1- I have always wanted to try using Max to take in video data and convert that into sounds. I know the Vizzie plugins have some tools that can open up some options for this, but I don’t really know how to go about actually linking the two in a meaningful way. I know I could get the numerical data given by the plugins to give values to oscillators and other objects, but I need to spend more time thinking on how to make this more than just some sine waves. The sound material will be Max signal objects and the machine will be a Max patch with some sort of simple user interface. I want it to be user-friendly so that anyone can just stand in front of the computer’s webcam and begin creating music just by being there and pushing the toggle. The idea is for anyone who can position themselves in front of the computer to be able to ‘play’ the patch. It would be as simple as hitting a toggle. The patch will take in what it sees and render it into some form of sound. No other action needs to be taken by the listener/performer. I would imagine this would most likely be in an art gallery, though it strikes me as more of a toy than an installation or exhibit. Perhaps it would be useful in some sort of educational context or for sheer entertainment value (similarly to how a theremin can be a serious performance instrument, a neat toy, or a teaching tool).
2- Similar to the first idea, I’d like to find a way to create atmosphere from the surrounding environment by having a Max patch take in sounds from a public space and process them in an interesting way. Conversely, I would also be open to using something like SPEAR to edit, manipulate, and process some recorded sounds. (I could even combine both approaches.) I am not too sure how or what effects I’d like to achieve, but I would like to make use of the rich library of noises that is the hallways on the mezzanine of CFA. The students in the practice rooms create the most wonderful collections of sounds and I would love to try my hand at creating some sort of ambient collage of sounds. The sound material will be the collected sounds from the practice room hallways that would then be processed through software. The ‘machine’ would be a Max patch that would run and loop. The patch is toggled on to start the sound collage and left on for listeners to appreciate. There is no requirement otherwise. Technically, the ‘players’ would be the musicians diligently practicing in the practice rooms. This would almost certainly be part of an art gallery exhibit though I think it has some cross-disciplinary value in being played as an audience is awaiting the doors to open prior to taking their seats or as they leave the concert hall for a performance given by the very students that took part in the works genesis.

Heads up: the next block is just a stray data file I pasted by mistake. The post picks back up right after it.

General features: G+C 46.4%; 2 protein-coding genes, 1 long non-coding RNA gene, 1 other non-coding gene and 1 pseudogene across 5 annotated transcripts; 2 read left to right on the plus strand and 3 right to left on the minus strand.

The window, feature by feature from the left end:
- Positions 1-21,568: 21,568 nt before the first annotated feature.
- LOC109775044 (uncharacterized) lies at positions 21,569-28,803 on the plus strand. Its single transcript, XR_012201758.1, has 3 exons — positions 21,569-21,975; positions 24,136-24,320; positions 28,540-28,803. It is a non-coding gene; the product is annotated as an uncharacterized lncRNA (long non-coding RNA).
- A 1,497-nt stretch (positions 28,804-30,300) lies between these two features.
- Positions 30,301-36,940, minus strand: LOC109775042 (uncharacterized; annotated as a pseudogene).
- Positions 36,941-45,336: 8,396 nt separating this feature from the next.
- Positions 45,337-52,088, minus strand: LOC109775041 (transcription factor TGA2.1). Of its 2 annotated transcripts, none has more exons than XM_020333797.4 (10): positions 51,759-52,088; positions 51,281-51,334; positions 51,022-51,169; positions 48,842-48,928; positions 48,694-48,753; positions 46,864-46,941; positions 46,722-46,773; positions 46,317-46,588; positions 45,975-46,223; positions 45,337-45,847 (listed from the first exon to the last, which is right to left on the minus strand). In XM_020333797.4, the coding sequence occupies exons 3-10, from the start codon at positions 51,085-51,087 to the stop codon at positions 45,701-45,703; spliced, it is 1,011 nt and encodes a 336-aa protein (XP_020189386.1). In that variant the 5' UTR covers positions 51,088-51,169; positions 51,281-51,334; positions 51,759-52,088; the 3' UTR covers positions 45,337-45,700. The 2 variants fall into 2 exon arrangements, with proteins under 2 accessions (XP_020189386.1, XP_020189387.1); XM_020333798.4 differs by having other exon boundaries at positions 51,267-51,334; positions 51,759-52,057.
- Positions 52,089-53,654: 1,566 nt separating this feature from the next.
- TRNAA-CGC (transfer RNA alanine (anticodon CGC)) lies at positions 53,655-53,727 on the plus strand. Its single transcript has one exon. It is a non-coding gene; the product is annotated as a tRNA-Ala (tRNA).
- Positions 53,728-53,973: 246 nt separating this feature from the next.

3- I remember listening to a concert in undergrad where the composer had asked the percussionist in charge of operating the prepared piano to let a chain rattle over the piano’s strings for a short amount of time. I really enjoyed that sound and would like to see that realized in a greater scale. I would love to somehow mechanize the action of moving a chain over the strings of an open piano. It could be several chains moving in several directions. Perhaps some would be dropped as well. The machine could be played as well while the chains are rattling to create greater entropy and obfuscate the playing of the instrument. If this were the case, then I could see this as either some sort of interactive exhibit, or, more likely, the instrument for performing a composition on stage. The operation of the machine itself could be anyone as it would be totally mechanized, and the playing of the piano could be anyone with keyboard skills. If it was presented on stage, then it would preferably be a keyboard performer.
– Jorge Padrón
(EDIT: I just noticed I never actually hit ‘Publish’ and that this was stuck as a draft for several days… Sorry about that…)